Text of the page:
I was surprised to learn that some people perceive, and maybe there actually are, “destination districts” in The Wesleyan Church. I had no idea such a concept existed, and perhaps that is because I am currently in one of the destination districts. I knew that I work under an effective and well-liked district superintendent, and that California is one of the states that many people dream of living in at some point in their lives, but I never considered ranking my district’s desirability above or below another district. Perhaps I am naive spending time in prayer and looking for a local church that can use my gifting.
Living here, I see the good (diversity, climate, geography) and the bad (high cost of living, taxes, poor economy) of California, and see it as just one of many places where I could engage in ministry. As I spent the spring and summer months networking, I never considered a district’s cachet of leadership, geography and church growth. I based my choice of districts on (not list in order of importance, and my previous statement of prayer and gifting are assumed):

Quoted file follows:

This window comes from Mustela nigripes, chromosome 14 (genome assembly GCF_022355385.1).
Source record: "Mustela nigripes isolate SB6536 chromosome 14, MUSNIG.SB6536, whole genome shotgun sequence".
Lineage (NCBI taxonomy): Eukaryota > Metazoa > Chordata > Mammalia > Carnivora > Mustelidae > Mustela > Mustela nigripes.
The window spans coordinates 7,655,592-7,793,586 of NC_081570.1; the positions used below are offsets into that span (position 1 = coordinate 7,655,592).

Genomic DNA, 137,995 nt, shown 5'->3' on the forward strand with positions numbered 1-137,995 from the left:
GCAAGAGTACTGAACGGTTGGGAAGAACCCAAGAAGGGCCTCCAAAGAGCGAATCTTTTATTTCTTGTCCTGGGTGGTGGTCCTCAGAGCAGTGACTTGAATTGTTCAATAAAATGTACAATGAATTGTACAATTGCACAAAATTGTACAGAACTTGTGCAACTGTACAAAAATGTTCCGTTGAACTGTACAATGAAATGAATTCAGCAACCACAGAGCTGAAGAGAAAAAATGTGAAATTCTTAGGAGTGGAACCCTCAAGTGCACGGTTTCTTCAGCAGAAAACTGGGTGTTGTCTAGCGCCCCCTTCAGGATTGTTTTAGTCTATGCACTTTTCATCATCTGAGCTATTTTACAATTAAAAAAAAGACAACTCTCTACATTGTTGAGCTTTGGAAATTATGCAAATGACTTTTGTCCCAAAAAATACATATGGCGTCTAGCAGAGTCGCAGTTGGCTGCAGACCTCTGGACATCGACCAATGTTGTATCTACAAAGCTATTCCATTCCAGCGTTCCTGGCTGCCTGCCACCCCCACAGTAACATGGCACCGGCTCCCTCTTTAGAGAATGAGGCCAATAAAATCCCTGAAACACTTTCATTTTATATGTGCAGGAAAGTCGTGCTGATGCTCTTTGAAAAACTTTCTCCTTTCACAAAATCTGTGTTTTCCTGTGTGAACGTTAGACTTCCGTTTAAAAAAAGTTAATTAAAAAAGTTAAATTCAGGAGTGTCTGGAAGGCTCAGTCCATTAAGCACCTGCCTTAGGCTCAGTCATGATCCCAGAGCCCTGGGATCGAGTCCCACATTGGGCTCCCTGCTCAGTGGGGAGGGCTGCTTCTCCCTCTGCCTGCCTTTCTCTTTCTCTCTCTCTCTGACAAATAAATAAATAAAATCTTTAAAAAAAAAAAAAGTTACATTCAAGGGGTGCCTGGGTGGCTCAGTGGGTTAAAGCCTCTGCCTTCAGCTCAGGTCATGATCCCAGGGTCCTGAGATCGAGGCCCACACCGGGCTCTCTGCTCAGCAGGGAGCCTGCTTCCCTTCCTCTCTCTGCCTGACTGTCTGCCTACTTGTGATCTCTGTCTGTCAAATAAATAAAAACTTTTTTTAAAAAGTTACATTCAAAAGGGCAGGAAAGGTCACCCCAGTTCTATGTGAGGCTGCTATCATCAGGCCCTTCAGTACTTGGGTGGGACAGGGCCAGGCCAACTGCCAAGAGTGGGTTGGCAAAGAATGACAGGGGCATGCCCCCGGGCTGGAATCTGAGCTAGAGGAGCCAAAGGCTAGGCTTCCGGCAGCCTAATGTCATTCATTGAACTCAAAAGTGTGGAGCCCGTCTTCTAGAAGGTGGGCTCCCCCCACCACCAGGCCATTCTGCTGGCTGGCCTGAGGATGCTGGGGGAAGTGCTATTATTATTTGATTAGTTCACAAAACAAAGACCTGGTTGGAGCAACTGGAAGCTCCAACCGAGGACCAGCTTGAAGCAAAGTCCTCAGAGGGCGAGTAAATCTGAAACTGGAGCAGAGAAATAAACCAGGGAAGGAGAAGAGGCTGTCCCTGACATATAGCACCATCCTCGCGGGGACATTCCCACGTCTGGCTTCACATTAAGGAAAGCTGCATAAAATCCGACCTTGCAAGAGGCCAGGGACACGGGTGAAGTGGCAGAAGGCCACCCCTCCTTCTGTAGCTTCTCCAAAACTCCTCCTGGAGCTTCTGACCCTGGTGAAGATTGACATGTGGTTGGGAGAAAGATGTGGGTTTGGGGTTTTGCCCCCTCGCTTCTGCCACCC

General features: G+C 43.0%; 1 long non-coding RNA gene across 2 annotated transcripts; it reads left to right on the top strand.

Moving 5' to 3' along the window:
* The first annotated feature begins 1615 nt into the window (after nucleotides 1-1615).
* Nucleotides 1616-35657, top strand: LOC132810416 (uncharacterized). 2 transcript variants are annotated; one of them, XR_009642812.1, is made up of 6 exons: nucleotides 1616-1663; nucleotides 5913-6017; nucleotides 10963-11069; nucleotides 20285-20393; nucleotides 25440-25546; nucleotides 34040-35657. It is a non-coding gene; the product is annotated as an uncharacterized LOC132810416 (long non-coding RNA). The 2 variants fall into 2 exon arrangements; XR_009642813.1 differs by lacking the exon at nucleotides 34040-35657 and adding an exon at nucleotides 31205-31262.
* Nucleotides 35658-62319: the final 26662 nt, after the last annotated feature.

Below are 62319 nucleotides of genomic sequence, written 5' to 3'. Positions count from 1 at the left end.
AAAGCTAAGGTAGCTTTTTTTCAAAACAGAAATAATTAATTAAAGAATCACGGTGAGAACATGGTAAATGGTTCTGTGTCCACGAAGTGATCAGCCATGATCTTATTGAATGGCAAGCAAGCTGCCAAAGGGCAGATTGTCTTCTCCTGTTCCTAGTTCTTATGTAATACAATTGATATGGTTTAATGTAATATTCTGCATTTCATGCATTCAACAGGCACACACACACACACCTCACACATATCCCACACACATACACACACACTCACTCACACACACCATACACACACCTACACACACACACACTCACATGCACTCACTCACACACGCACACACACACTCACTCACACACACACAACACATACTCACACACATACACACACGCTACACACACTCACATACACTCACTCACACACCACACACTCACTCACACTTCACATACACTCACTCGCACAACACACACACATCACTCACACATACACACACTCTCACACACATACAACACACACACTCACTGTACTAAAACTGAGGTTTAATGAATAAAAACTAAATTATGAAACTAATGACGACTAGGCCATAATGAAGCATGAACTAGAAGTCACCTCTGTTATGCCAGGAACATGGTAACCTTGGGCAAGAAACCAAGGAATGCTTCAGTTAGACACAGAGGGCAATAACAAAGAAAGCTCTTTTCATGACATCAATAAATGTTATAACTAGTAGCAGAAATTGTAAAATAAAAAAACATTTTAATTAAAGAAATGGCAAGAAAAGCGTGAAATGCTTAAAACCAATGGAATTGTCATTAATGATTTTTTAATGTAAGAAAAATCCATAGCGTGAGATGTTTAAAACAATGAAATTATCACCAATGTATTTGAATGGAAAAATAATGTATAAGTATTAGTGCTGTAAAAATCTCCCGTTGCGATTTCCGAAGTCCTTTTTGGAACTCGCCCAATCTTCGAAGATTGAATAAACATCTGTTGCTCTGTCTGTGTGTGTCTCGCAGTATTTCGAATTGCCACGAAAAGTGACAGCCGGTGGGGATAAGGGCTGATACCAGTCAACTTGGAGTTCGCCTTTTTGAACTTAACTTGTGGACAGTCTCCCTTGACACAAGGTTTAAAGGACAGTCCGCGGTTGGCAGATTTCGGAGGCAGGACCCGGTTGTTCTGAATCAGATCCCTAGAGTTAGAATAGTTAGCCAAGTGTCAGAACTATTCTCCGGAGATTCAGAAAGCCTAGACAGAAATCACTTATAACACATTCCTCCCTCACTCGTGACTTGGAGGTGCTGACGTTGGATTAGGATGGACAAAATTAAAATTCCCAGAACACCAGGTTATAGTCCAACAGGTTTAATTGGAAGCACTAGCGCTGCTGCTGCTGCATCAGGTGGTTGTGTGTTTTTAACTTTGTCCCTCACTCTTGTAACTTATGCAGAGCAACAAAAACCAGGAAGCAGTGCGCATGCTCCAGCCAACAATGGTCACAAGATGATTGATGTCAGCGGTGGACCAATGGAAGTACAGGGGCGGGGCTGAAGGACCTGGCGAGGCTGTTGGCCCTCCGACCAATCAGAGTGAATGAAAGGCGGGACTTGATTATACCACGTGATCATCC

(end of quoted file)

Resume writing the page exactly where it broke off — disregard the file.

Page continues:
- Are there open pastoral positions?
- Do I have any contacts in the district?
- Do I have relatives nearby or is there a airport nearby?
- Is there employment for teachers?
- What are the local demographics?
The fact remains that just as some churches are larger and have more resources than others, so also districts are uneven. Over the last two years, I have noticed larger Wesleyan churches or networks actively resourcing and providing training for others. Examples include: SoulShift from College Wesleyan Church, The Techology Show, the John C. Maxwell Leadership Center being put together by 12Stone, and pastor writers such as Mark Wilson (Filled Up Poured Out). My church is not huge, but last year we commissioned our youth pastor to go help with a church restart in another city. Local churches are breaking down the silos. I know our district superintendents talk to each other, but, other than sending each other candidate names, do they resource each other? I do not know the answer to that, but I have the impression that districts rise and fall on their own.
My questions are:
- Have our districts become silos that inhibit us from resourcing one another?
- Are there ways districts can share resources (and I mean anything from money to ministers)?
©2012 Paul Tillman